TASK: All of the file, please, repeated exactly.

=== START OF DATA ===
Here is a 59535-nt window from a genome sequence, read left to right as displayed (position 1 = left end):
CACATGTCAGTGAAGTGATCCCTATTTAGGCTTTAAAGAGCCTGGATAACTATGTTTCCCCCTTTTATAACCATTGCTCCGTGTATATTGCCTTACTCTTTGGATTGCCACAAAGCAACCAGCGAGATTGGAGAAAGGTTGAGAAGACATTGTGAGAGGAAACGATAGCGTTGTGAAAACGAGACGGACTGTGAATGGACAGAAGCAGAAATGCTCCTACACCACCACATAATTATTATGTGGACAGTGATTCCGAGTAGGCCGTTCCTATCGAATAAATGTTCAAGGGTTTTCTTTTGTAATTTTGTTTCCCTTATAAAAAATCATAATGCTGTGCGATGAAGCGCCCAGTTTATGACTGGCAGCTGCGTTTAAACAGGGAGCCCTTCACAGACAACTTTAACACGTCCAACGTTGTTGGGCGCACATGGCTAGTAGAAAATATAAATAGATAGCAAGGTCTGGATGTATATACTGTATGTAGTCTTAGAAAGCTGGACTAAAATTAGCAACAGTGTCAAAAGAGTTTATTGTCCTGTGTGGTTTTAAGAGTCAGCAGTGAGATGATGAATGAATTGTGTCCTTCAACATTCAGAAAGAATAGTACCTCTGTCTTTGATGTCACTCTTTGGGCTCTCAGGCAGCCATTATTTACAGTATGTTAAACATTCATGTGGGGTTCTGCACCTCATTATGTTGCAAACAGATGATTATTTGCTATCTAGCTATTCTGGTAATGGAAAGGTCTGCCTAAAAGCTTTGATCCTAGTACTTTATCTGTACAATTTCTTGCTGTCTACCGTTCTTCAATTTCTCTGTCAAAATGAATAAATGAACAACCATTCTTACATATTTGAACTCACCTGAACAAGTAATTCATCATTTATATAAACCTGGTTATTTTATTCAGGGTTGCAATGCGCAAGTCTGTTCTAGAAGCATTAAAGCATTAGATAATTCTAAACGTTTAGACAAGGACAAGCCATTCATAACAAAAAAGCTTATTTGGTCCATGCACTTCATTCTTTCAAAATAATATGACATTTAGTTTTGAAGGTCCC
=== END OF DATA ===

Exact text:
Here is a 59535-nt window from a genome sequence, read left to right as displayed (position 1 = left end):
CACATGTCAGTGAAGTGATCCCTATTTAGGCTTTAAAGAGCCTGGATAACTATGTTTCCCCCTTTTATAACCATTGCTCCGTGTATATTGCCTTACTCTTTGGATTGCCACAAAGCAACCAGCGAGATTGGAGAAAGGTTGAGAAGACATTGTGAGAGGAAACGATAGCGTTGTGAAAACGAGACGGACTGTGAATGGACAGAAGCAGAAATGCTCCTACACCACCACATAATTATTATGTGGACAGTGATTCCGAGTAGGCCGTTCCTATCGAATAAATGTTCAAGGGTTTTCTTTTGTAATTTTGTTTCCCTTATAAAAAATCATAATGCTGTGCGATGAAGCGCCCAGTTTATGACTGGCAGCTGCGTTTAAACAGGGAGCCCTTCACAGACAACTTTAACACGTCCAACGTTGTTGGGCGCACATGGCTAGTAGAAAATATAAATAGATAGCAAGGTCTGGATGTATATACTGTATGTAGTCTTAGAAAGCTGGACTAAAATTAGCAACAGTGTCAAAAGAGTTTATTGTCCTGTGTGGTTTTAAGAGTCAGCAGTGAGATGATGAATGAATTGTGTCCTTCAACATTCAGAAAGAATAGTACCTCTGTCTTTGATGTCACTCTTTGGGCTCTCAGGCAGCCATTATTTACAGTATGTTAAACATTCATGTGGGGTTCTGCACCTCATTATGTTGCAAACAGATGATTATTTGCTATCTAGCTATTCTGGTAATGGAAAGGTCTGCCTAAAAGCTTTGATCCTAGTACTTTATCTGTACAATTTCTTGCTGTCTACCGTTCTTCAATTTCTCTGTCAAAATGAATAAATGAACAACCATTCTTACATATTTGAACTCACCTGAACAAGTAATTCATCATTTATATAAACCTGGTTATTTTATTCAGGGTTGCAATGCGCAAGTCTGTTCTAGAAGCATTAAAGCATTAGATAATTCTAAACGTTTAGACAAGGACAAGCCATTCATAACAAAAAAGCTTATTTGGTCCATGCACTTCATTCTTTCAAAATAATATGACATTTAGTTTTGAAGGTCCC